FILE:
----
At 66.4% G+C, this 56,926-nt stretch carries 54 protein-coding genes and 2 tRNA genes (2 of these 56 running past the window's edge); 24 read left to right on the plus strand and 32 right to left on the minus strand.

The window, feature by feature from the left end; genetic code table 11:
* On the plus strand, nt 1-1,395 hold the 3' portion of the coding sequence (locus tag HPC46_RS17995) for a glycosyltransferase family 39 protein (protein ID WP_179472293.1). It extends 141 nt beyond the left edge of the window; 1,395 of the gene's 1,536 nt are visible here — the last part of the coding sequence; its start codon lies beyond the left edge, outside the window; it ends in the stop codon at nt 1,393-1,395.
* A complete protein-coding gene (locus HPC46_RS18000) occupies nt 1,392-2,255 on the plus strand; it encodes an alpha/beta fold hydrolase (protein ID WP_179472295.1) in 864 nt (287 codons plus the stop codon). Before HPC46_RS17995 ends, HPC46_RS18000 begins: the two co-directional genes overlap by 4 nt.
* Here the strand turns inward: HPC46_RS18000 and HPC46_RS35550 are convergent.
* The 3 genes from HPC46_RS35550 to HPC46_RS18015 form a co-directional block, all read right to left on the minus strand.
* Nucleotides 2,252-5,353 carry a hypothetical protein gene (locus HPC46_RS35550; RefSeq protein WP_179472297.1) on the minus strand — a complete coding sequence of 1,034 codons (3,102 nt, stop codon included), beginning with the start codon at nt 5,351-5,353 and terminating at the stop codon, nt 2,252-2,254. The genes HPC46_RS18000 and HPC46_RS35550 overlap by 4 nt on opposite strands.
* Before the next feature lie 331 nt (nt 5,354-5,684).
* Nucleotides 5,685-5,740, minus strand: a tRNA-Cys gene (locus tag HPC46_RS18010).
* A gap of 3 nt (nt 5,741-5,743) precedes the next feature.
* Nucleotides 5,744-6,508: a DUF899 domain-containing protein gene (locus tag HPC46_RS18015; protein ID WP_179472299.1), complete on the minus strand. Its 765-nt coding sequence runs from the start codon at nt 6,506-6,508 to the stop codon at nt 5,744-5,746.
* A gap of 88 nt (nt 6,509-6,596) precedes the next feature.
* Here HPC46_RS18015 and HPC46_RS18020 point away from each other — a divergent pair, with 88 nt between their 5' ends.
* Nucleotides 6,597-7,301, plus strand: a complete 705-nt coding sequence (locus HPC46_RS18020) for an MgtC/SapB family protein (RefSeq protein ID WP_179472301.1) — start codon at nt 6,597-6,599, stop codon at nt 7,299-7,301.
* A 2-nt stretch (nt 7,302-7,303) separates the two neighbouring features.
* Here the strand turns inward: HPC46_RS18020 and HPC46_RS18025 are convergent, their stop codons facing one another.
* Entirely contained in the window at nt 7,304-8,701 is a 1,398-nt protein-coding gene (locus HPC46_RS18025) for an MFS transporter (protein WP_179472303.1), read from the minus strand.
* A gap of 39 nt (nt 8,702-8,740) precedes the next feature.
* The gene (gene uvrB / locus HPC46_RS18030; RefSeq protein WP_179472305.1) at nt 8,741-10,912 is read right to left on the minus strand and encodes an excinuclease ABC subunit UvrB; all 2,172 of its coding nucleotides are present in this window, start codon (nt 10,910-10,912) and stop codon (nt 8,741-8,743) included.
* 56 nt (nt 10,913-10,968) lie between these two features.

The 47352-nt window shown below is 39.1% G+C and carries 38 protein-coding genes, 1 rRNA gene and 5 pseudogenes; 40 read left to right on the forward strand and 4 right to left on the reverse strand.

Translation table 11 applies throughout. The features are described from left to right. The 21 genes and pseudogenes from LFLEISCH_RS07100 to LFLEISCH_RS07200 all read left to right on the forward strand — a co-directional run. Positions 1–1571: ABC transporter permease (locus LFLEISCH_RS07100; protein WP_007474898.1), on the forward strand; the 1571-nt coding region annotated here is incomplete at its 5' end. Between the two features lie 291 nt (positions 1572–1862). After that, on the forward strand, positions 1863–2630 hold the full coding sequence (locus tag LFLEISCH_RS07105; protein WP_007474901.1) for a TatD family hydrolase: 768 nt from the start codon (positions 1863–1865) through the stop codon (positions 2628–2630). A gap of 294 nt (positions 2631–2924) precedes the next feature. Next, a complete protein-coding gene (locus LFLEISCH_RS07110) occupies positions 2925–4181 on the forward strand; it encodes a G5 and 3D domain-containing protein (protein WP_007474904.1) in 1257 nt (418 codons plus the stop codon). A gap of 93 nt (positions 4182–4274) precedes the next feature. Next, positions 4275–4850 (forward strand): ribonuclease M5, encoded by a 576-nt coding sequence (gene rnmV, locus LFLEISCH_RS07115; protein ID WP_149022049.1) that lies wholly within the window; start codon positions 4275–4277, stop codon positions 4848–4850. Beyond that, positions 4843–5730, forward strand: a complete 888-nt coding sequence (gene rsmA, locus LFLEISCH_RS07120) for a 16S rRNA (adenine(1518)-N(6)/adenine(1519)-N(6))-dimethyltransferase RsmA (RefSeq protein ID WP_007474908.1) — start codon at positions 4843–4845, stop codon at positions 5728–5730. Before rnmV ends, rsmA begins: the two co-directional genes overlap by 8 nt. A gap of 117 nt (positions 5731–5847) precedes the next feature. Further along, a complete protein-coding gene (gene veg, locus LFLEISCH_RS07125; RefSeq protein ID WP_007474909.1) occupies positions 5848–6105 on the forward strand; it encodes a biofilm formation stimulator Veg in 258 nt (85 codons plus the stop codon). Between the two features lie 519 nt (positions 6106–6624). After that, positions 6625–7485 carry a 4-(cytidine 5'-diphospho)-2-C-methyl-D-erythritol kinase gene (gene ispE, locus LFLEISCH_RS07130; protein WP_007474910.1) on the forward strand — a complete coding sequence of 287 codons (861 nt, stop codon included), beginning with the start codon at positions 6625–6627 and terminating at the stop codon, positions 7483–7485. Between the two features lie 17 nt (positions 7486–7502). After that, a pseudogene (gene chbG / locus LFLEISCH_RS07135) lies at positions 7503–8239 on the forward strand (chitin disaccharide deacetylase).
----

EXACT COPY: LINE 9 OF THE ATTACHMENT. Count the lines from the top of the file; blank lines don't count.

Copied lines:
* Nucleotides 5,685-5,740, minus strand: a tRNA-Cys gene (locus tag HPC46_RS18010).